Black Women, Older Patients Unlikely to Hit Diabetes Targets

Most older Americans struggle to keep their diabetes under control, and serious racial disparities remain in hitting targets, according to a new study. Most of the more than 5,000 patients in the study met targets for hemoglobin A1c levels (72%), for LDL cholesterol levels (63%), and for blood pressure (73%), but only 35% met all three, reported Christina Parrinello, MPH, a PhD candidate at Johns Hopkins Bloomberg School of Public Health in Baltimore, and colleagues. In addition, a higher proportion of whites than blacks met the targets, and among patients treated for risk factors, there were disparities in terms of race (strong but nonsignificant trends in some cases): Prevalence ratios were 1.03 for HbA1c (95% CI 0.91-1.17), 1.21 for LDL cholesterol (95% CI 1.09-1.35), 1.10 for blood pressure (95% CI 1.00-1.21), and 1.28 for all three (95% CI 0.99-1.66).
The findings appeared in the July issue of Diabetes Care. “Many older adults with diabetes are not meeting recommended treatment targets for hemoglobin A1c, blood pressure, and cholesterol,” according to Parrinello.

“However, a one-size-fits-all approach may not be ideal for this heterogeneous population,” she added. “We need to think about whether older adults are currently being over- or under-treated, and whether individualized targets may be more appropriate.” The targets for risk factor control among older adults have been controversial, noted the authors, partly because the evidence for the targets comes from trials of middle-aged adults. “These findings may not apply to older adults with diabetes who may not live long enough to experience the full microvascular benefits of tight glycemic control,” wrote the authors. Alternative, less stringent targets have been proposed. For those, 90% of patients met the target for HbA1c, 86% for LDL cholesterol, 87% for blood pressure, and 68% for all three.

The racial disparities remained with the relaxed targets, however. Data were taken for the Atherosclerosis Risk in Communities Study, which began in 1987. About a third of the patients had diagnosed diabetes, of which the mean age was 75; 44% were male, and 29% were black. In addition, among those with diabetes, those who were taking glucose-lowering medication were more likely to be black, male, and obese and have lower education and income than those not taking medication. About a quarter of those with diabetes were taking insulin. The American Diabetes Associations has established risk factor targets for people with diabetes: HbA1c at <7% (or <53 mmol/mol), LDL cholesterol at <100 mg/dL, systolic blood pressure at <140 mm Hg, and diastolic blood pressure at <90 mm Hg.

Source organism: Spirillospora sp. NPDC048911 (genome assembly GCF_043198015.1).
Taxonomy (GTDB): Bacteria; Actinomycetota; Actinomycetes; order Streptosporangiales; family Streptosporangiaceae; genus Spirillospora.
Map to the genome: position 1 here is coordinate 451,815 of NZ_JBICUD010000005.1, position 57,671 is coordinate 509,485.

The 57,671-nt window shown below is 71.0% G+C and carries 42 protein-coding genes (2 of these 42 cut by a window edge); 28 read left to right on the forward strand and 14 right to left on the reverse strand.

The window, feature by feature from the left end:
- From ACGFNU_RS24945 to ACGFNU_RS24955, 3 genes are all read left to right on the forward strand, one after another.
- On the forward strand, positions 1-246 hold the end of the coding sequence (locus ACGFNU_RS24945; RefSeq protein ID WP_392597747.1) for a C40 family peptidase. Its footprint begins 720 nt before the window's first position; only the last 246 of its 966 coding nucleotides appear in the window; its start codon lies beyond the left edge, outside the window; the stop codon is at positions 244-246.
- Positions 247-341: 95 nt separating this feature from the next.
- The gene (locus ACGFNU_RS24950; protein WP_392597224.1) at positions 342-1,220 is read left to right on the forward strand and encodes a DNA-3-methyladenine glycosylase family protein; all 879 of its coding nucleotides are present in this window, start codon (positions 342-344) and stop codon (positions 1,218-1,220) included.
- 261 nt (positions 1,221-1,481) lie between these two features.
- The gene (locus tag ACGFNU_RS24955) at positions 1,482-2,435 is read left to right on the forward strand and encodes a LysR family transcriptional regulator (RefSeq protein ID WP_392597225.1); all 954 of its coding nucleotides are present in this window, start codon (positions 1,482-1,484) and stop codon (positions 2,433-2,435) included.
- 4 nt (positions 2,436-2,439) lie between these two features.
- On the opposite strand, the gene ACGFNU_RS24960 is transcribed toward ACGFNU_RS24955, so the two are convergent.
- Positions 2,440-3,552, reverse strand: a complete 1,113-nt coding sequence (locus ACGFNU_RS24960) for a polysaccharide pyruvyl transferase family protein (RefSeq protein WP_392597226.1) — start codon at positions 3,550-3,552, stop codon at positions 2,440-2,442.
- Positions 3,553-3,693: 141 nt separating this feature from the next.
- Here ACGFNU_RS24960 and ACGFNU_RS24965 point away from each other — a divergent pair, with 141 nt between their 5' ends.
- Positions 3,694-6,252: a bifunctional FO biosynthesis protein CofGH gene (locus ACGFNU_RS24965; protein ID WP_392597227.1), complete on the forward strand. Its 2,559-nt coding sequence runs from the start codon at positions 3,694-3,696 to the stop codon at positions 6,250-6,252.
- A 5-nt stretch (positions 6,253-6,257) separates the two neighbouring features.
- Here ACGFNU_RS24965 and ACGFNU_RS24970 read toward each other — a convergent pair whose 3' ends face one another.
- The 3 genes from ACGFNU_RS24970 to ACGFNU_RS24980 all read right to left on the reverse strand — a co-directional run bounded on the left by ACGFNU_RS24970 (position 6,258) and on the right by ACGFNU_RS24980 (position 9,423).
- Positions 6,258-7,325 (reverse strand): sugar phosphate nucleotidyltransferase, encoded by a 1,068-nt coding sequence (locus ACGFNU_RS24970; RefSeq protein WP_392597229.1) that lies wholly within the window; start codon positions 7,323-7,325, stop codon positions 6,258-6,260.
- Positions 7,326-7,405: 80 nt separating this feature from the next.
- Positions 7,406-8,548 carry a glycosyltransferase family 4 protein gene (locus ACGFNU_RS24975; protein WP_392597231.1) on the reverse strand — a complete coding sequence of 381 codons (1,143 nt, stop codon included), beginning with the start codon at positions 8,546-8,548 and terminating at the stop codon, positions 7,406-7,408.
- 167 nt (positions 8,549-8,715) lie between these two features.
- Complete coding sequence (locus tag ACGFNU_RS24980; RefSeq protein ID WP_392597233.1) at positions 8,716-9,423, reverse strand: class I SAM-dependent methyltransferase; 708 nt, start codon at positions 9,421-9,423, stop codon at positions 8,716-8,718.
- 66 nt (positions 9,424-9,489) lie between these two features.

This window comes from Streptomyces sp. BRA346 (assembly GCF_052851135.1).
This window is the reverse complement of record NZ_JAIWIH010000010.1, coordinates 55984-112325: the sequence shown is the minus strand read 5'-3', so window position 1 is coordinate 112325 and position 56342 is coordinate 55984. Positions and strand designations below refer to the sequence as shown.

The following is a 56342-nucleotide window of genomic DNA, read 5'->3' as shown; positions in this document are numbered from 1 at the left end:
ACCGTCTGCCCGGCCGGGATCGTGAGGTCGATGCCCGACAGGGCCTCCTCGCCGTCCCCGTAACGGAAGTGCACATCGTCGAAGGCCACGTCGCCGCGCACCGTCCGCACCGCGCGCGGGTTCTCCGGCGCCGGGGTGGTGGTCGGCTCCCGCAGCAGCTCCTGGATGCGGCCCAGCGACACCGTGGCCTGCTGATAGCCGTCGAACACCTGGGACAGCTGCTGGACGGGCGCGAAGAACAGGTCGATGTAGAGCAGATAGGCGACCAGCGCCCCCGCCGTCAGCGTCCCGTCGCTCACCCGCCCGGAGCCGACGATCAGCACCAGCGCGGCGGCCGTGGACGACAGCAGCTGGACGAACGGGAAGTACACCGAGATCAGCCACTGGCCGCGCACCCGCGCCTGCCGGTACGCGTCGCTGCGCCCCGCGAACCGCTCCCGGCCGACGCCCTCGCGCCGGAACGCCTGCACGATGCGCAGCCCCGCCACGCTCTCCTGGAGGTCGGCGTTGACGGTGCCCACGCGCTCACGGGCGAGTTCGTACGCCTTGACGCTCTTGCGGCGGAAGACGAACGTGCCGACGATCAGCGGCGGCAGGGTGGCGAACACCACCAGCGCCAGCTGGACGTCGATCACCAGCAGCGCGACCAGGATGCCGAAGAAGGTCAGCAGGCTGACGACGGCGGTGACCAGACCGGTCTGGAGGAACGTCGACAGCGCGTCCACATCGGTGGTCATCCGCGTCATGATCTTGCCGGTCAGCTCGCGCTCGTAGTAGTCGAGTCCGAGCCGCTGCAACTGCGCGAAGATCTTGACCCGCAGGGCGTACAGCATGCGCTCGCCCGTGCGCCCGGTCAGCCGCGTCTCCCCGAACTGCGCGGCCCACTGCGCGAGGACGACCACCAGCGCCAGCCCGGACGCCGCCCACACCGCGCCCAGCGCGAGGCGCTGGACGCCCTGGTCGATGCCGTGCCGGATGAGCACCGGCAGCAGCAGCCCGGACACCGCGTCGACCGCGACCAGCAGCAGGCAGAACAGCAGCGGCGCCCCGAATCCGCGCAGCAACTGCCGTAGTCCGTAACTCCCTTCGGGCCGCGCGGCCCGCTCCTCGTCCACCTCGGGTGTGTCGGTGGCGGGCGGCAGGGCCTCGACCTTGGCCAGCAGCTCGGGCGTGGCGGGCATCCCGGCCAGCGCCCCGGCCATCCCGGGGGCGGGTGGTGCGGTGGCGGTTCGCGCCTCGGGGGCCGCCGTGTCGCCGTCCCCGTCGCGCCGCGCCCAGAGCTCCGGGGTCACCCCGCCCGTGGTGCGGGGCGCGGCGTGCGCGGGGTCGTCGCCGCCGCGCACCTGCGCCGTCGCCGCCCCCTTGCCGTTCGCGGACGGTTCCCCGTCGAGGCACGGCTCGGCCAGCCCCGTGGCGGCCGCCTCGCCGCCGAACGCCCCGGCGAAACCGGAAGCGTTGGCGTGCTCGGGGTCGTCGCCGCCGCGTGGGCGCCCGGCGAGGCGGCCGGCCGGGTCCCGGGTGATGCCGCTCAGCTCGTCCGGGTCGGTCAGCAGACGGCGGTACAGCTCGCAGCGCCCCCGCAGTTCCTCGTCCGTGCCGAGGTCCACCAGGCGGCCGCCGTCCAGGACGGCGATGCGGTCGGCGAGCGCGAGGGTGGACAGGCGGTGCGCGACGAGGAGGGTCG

The alternative guidelines are less stringent: HbA1c <8% (<64 mmol/mol), LDL cholesterol <130 mg/dL, systolic blood pressure <150 mm Hg, and diastolic blood pressure <90 mm Hg. (These blood pressure targets are those recommended — controversially — by the experts appointed to the Eighth Joint National Committee.) In the study, HbA1c and cholesterol were measured in the laboratory during visits.The authors found that black women were the least likely of the group divided by race and sex to have risk factors that were at or below the treatment targets. Those with diabetes for more than 15 years were less likely to hit the HbA1c and blood pressure targets compared to those who had diabetes for a shorter period.
White and black men had similar rates of hitting all three of the targets (prevalence ratio 0.95, 95% CI 0.69-1.32) but white women were more likely than black women to meet all three (1.58, 95% CI 1.08-2.32). Similarly, there was no significant difference by race in who met the blood pressure targets, but there was in women.

When the less stringent targets were taken into account, many of the same patterns held. The authors noted that educational differences could not entirely explain the racial disparities in controlling of risk factors. “There could be racial differences in access to health care or treatment approaches, as well as medication adherence, which could contribute to the observed racial disparities in risk factor control,” they wrote. They added that it’s still not clear whether alternative, less strict targets should be considered. “There is growing emphasis on the need for individualized treatment targets but it is unclear how to optimize treatment in older adults to maximize health benefits and minimize adverse outcomes,” they said.

Elizabeth Selvin, MPH, PhD, of Johns Hopkins University and senior author of the study, added in a press release that more research needs to be done. “Are some older adults being over-treated? Are some being undertreated? These are questions for which we don’t have answers,” she said. Researchers noted that the blood pressure guidelines have changed over time, and they were different at the time the data began to be collected, which may be an important limitation to the study. Another limitation is that most of the black patients were recruited from only two sites. In addition, those with poorly controlled diabetes may have been less likely to make an appointment, thus eliminating themselves from the data pool.

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Foods to eat more often. Eat more vegetables, fruits, whole grains, and fat-free or 1% milk and dairy products. These foods have the nutrients you need for health including potassium, calcium, vitamin D, and fiber. Make them the basis for meals and snacks.

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